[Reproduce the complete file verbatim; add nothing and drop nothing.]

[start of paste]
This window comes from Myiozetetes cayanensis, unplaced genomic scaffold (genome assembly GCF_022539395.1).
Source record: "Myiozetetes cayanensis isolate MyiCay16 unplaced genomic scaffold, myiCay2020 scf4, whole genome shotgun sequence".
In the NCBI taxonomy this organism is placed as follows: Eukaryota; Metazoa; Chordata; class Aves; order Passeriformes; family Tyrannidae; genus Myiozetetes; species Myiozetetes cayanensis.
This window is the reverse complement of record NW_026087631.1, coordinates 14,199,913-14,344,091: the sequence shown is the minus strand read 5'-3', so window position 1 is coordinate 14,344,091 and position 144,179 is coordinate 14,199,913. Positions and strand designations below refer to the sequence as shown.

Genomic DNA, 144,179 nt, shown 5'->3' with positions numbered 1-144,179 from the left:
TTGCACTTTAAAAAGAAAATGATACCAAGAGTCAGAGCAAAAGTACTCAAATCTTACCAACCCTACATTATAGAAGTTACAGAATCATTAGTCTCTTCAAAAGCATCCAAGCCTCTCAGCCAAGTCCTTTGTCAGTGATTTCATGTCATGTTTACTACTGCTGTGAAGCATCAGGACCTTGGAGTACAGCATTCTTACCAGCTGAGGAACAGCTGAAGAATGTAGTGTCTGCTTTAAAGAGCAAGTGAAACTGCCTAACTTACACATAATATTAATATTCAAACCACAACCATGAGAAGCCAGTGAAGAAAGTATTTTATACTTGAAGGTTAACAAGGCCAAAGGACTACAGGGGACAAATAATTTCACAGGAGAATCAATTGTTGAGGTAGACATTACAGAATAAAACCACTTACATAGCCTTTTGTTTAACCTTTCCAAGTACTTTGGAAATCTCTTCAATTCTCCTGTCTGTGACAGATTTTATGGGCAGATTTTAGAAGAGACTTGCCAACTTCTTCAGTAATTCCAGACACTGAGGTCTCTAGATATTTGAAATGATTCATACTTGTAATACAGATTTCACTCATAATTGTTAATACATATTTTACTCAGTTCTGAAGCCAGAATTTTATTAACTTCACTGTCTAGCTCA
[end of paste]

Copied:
This window comes from Myiozetetes cayanensis, unplaced genomic scaffold (genome assembly GCF_022539395.1).
Source record: "Myiozetetes cayanensis isolate MyiCay16 unplaced genomic scaffold, myiCay2020 scf4, whole genome shotgun sequence".
In the NCBI taxonomy this organism is placed as follows: Eukaryota; Metazoa; Chordata; class Aves; order Passeriformes; family Tyrannidae; genus Myiozetetes; species Myiozetetes cayanensis.
This window is the reverse complement of record NW_026087631.1, coordinates 14,199,913-14,344,091: the sequence shown is the minus strand read 5'-3', so window position 1 is coordinate 14,344,091 and position 144,179 is coordinate 14,199,913. Positions and strand designations below refer to the sequence as shown.

Genomic DNA, 144,179 nt, shown 5'->3' with positions numbered 1-144,179 from the left:
TTGCACTTTAAAAAGAAAATGATACCAAGAGTCAGAGCAAAAGTACTCAAATCTTACCAACCCTACATTATAGAAGTTACAGAATCATTAGTCTCTTCAAAAGCATCCAAGCCTCTCAGCCAAGTCCTTTGTCAGTGATTTCATGTCATGTTTACTACTGCTGTGAAGCATCAGGACCTTGGAGTACAGCATTCTTACCAGCTGAGGAACAGCTGAAGAATGTAGTGTCTGCTTTAAAGAGCAAGTGAAACTGCCTAACTTACACATAATATTAATATTCAAACCACAACCATGAGAAGCCAGTGAAGAAAGTATTTTATACTTGAAGGTTAACAAGGCCAAAGGACTACAGGGGACAAATAATTTCACAGGAGAATCAATTGTTGAGGTAGACATTACAGAATAAAACCACTTACATAGCCTTTTGTTTAACCTTTCCAAGTACTTTGGAAATCTCTTCAATTCTCCTGTCTGTGACAGATTTTATGGGCAGATTTTAGAAGAGACTTGCCAACTTCTTCAGTAATTCCAGACACTGAGGTCTCTAGATATTTGAAATGATTCATACTTGTAATACAGATTTCACTCATAATTGTTAATACATATTTTACTCAGTTCTGAAGCCAGAATTTTATTAACTTCACTGTCTAGCTCA